Posted by: bklunk | December 11, 2006

But Those Darned Birds Fly

As usual Mina19 has an interesting perspective.  I wonder though how we are to keep the critical areas from connecting.

Bird Flu Death Toll

According to an article in Medical News Today, the death toll based on information provided by the World Health Organization for the Bird Flu stands at 258 cases of humans infected with the virus. The article states that

Indonesia has had the most cases this year. Viet Nam, which had 61 cases last year, has not reported any so far in 2006. The total number of cases for 2003 was 4, in 2004 it was 46, in 2005 it reached 97, and so far this year the number stands at 111.” (http://www.medicalnewstoday.com/healthnews.php?newsid=57802&nfid=crss)

It is amazing that in 2003 with just 4 cases it has reached 111 cases in a matter of 6 years. This information definentely came as a shock to me because as you can see from the numbers the cases aren’t growing slowly but spreading at a much faster rate.

According to the World Health Organization, the following countries reported the numbers of humans infected with the virus:

Azerbaijan
2006 Cases 8 Deaths 5
Cambodia
2005 Cases 4 Deaths 4
2006 Cases 2 Deaths 2
Total Cases 6 Deaths 6
China
2003 Cases 1 Deaths 1
2005 Cases 8 Deaths 5
2006 Cases 12 Deaths 8
Total Cases 21 Deaths 14
Djibouti
2006 Cases 1 Deaths 0
Egypt
2006 Cases 15 Deaths 7
Indonesia
2005 Cases 19 Deaths 12
2006 Cases 55 Deaths 45
Total Cases 74 Deaths 57
Iraq
2006 Cases 3 Deaths 2
Thailand
2004 Cases 17 Deaths 12
2005 Cases 5 Deaths 2
2006 Cases 3 Deaths 3
Total Cases25 Deaths 17
Turkey
2006 Cases 12 Deaths 4
Viet Nam
2003 Cases 3 Deaths 3
2004 Cases 29 Deaths 20
2005 Cases 61 Deaths 19
Total Cases 93 Deaths 42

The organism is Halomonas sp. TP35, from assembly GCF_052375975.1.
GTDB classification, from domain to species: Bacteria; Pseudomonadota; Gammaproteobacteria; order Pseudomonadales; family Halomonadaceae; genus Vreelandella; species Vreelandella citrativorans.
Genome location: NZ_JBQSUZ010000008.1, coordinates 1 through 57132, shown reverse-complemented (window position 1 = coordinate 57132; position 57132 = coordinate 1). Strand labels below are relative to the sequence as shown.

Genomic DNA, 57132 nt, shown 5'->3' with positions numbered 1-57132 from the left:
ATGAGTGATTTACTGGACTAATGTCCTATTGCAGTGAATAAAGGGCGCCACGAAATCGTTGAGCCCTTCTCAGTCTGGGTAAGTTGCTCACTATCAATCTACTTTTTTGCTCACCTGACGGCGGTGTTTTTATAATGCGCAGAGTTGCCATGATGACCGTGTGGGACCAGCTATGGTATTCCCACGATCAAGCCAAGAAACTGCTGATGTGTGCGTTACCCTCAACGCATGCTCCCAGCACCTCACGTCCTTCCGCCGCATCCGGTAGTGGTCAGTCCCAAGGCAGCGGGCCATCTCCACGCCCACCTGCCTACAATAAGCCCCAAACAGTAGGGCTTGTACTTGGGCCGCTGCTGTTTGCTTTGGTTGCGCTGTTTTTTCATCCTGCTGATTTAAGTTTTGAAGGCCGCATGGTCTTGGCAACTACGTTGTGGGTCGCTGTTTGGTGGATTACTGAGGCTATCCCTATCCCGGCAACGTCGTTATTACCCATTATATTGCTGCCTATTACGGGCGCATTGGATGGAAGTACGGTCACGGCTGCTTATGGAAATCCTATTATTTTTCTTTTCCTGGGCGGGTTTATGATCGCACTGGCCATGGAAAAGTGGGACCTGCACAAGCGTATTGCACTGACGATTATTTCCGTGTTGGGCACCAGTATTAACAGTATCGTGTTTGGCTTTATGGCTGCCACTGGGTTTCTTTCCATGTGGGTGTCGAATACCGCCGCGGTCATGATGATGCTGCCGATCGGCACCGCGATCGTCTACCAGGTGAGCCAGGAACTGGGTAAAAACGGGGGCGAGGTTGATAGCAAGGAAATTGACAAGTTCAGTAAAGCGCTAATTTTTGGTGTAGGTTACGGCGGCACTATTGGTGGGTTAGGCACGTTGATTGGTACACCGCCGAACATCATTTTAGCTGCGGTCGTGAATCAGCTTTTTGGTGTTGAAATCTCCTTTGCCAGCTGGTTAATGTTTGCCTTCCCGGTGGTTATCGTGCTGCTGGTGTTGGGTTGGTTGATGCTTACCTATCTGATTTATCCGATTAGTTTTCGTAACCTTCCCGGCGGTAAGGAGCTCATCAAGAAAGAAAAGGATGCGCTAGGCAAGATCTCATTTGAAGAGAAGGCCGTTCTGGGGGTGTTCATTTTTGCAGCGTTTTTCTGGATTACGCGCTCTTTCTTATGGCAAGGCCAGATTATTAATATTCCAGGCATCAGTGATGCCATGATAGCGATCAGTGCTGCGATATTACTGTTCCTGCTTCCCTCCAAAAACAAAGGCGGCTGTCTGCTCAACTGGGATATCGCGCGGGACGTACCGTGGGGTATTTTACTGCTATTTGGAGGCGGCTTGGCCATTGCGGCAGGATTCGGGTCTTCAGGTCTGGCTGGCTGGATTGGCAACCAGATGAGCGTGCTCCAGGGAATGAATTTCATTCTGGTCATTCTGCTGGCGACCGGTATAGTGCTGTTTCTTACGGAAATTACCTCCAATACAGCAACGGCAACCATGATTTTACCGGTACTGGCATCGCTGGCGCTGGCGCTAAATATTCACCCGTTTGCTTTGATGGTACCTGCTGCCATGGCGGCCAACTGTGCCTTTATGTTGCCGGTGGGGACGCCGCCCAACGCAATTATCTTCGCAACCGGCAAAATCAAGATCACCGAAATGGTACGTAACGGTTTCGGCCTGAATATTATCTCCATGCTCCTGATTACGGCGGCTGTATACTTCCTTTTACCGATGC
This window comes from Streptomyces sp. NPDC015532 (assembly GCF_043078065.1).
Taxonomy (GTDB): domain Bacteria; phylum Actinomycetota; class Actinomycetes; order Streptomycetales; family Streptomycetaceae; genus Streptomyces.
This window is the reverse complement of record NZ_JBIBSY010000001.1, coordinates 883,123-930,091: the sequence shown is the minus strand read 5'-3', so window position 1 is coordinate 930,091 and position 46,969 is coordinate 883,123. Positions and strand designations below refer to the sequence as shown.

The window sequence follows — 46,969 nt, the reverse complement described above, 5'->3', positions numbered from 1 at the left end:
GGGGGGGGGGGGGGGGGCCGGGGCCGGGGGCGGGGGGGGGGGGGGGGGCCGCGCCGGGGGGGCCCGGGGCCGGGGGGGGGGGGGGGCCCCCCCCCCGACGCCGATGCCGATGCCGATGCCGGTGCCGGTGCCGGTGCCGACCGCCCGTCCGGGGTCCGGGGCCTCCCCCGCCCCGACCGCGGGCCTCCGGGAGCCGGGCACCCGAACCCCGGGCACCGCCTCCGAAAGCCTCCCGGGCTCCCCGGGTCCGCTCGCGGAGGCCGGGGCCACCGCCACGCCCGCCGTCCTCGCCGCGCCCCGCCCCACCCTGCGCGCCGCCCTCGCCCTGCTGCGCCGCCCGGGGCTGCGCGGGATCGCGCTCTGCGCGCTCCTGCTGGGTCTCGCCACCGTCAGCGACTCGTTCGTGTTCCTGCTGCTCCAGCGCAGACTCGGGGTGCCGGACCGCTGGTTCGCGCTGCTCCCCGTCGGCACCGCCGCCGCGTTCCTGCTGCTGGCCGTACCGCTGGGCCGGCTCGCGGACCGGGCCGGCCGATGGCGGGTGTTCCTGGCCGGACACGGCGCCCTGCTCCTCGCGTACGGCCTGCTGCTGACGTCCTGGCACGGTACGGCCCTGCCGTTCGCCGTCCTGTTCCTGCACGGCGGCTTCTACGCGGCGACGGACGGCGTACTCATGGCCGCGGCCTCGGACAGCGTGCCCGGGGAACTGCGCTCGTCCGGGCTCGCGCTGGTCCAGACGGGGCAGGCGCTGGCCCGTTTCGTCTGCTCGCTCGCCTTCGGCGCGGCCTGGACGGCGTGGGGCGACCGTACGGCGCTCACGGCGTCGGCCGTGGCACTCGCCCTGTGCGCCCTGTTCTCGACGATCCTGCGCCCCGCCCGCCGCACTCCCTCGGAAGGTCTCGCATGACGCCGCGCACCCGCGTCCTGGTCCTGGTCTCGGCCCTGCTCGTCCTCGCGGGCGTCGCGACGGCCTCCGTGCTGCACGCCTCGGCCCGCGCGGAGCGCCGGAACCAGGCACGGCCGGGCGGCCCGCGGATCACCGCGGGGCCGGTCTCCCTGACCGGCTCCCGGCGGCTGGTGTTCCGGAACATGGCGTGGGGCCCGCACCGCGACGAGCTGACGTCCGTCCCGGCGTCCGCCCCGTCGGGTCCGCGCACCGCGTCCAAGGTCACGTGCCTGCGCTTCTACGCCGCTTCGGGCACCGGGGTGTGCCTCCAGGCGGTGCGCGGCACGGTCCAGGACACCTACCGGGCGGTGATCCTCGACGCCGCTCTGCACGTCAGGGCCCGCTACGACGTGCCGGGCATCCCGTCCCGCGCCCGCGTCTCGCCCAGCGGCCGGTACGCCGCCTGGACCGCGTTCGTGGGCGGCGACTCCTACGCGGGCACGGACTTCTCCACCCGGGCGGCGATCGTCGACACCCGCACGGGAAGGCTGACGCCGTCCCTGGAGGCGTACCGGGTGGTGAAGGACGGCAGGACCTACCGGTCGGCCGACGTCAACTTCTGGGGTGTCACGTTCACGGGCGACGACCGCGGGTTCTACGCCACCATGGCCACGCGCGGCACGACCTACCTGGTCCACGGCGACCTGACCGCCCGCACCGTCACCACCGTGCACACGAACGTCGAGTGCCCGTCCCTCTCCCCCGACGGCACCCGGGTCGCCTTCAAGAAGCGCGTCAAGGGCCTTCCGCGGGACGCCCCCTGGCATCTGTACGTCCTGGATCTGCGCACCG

Total
2003 Cases 4 Deaths 4
2004 Cases 46 Deaths 32
2005 Cases 97 Deaths 42
2006 Cases 111 Deaths 76
Total Cases 258 Deaths 154

Based on this information, if you were to actually pinpoint the locations on a world map you can see that the affected areas are: Africa, the Middle East, Asia and Southeast Asia. Turkey, Egypt, Iraq, Djibouti, and Azerbaijan are very close to each other and this is helpful in understanding how pandemic that begins in one country can spread to the region. The other affected area consists of China, Thailand, Indonesia, Cambodia, and Vietnam. These areas are very close to each other as well. It is important to prevent the connecting of these two areas: the West (Africa) and the East (Asia). If the Bird Flu virus is not controlled it can spread veyr quickly to Iran, Afghanistan, Pakistan and India and this could causes grave losses for Asia as well as the world.

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Responses

  1. Hey Mina, I haven’t been following your blog, but I am curious if you have come across the ages of the people who have acquired the bird flu, and more importantly the age of the people who have died from it. I’ve heard that the flu is only deadly to infants and the elderly.